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Human Resource Management
Terms in this set (72)
1.) Identifying work requirements within an organization;
2.) Determining the numbers of people and the skills mix necessary to do the work;
3.) Recruiting, selecting, and promoting qualified candidates.
1.) Rewarding employees for performing their jobs effectively;
2.) Ensuring harmonious working relations between employees and managers;
3.) Maintaining a safe, healthy work environment.
Objective is to preserve and enhance employees' competence in their jobs through improving their knowledge, skills, abilities, and other characteristics; HR specialists use the term "competencies" to refer to these items.
Comprises activities intended to maintain compliance with the organizations HR policies (e.g. through discipline) and business strategies (e.g. cost leadership).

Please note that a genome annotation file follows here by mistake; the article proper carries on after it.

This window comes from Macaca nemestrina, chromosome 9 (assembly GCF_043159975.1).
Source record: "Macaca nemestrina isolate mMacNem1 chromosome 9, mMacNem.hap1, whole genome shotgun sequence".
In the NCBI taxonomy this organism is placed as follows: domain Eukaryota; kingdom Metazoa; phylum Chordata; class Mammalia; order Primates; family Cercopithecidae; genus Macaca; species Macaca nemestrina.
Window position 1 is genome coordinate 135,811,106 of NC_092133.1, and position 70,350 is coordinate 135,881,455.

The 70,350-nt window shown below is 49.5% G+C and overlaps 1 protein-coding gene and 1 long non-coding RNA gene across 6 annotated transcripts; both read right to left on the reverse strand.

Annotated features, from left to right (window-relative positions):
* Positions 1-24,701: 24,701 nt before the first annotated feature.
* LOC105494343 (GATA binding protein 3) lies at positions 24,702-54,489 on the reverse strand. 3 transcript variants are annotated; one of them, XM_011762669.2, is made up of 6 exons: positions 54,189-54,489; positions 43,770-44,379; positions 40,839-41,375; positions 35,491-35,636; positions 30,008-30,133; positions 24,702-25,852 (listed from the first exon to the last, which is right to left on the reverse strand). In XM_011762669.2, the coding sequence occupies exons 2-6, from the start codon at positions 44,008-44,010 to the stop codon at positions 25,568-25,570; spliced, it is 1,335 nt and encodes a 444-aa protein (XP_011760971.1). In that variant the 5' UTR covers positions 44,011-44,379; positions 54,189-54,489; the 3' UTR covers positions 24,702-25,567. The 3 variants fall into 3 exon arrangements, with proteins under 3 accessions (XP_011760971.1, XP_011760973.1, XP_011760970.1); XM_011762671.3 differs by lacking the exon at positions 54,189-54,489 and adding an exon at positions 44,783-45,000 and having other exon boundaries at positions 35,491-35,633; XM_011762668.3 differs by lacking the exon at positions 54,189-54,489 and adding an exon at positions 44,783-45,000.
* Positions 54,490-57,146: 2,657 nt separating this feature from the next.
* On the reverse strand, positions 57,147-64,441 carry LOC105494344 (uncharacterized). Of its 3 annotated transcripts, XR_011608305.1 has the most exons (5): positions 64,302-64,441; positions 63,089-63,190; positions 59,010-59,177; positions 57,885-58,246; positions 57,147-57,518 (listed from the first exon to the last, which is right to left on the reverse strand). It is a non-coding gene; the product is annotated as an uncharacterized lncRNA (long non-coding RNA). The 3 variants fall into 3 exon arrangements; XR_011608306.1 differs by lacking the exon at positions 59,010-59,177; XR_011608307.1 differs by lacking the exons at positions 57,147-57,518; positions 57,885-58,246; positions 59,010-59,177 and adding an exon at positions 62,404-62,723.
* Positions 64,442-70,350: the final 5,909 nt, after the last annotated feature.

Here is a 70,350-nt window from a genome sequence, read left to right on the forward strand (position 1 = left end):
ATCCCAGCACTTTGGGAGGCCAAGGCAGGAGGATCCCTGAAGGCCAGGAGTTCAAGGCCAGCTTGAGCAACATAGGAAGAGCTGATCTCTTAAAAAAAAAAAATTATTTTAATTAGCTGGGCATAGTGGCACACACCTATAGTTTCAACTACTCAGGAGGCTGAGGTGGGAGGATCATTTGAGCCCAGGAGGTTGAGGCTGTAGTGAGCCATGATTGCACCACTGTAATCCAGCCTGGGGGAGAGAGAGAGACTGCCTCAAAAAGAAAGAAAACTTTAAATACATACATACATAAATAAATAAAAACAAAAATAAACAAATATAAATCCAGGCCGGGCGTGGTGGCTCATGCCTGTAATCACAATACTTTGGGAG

Objective is to enhance the ability of an organization to anticipate and respond to developments in its external and internal environments, and to enable employees at all levels to cope with the changes.
Human Resource Management System (HRM system)
Activities carried out at the individual, workteam, or larger organizational unit level.
The organizationally granted right to influence the actions and behavior of the workers they manage.
The free movement of capital, goods, services, ideas, information, and people across national boundaries.
Human Resources Information System (HRIS)
an intersection of human resources and information technology through HR software. This allows HR activities and processes to occur electronically.
Teams of specialists come together to work on a project, and then disband when the project if finished (like the movie industry)
Employees operate remotely from each other and from managers.